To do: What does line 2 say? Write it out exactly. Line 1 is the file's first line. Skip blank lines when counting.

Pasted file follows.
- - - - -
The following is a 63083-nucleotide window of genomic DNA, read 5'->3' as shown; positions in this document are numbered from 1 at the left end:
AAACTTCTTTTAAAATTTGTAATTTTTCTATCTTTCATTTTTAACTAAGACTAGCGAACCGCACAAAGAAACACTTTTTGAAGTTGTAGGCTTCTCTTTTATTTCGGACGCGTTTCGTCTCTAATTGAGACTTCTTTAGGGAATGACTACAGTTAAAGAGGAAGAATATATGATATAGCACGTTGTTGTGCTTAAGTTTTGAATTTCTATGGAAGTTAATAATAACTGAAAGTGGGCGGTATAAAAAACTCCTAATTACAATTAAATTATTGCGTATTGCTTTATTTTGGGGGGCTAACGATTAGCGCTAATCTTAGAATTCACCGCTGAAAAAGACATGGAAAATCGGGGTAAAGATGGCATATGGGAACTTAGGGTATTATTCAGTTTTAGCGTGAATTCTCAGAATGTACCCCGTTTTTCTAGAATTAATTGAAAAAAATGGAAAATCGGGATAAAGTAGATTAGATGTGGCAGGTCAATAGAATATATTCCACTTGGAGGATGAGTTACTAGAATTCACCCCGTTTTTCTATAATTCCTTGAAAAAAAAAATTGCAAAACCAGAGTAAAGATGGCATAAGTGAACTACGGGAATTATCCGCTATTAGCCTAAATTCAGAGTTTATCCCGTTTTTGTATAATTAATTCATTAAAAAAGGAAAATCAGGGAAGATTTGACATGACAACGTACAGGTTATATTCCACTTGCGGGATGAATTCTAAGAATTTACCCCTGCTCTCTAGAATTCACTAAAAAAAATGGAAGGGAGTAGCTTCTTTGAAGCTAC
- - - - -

AAACTTCTTTTAAAATTTGTAATTTTTCTATCTTTCATTTTTAACTAAGACTAGCGAACCGCACAAAGAAACACTTTTTGAAGTTGTAGGCTTCTCTTTTATTTCGGACGCGTTTCGTCTCTAATTGAGACTTCTTTAGGGAATGACTACAGTTAAAGAGGAAGAATATATGATATAGCACGTTGTTGTGCTTAAGTTTTGAATTTCTATGGAAGTTAATAATAACTGAAAGTGGGCGGTATAAAAAACTCCTAATTACAATTAAATTATTGCGTATTGCTTTATTTTGGGGGGCTAACGATTAGCGCTAATCTTAGAATTCACCGCTGAAAAAGACATGGAAAATCGGGGTAAAGATGGCATATGGGAACTTAGGGTATTATTCAGTTTTAGCGTGAATTCTCAGAATGTACCCCGTTTTTCTAGAATTAATTGAAAAAAATGGAAAATCGGGATAAAGTAGATTAGATGTGGCAGGTCAATAGAATATATTCCACTTGGAGGATGAGTTACTAGAATTCACCCCGTTTTTCTATAATTCCTTGAAAAAAAAAATTGCAAAACCAGAGTAAAGATGGCATAAGTGAACTACGGGAATTATCCGCTATTAGCCTAAATTCAGAGTTTATCCCGTTTTTGTATAATTAATTCATTAAAAAAGGAAAATCAGGGAAGATTTGACATGACAACGTACAGGTTATATTCCACTTGCGGGATGAATTCTAAGAATTTACCCCTGCTCTCTAGAATTCACTAAAAAAAATGGAAGGGAGTAGCTTCTTTGAAGCTAC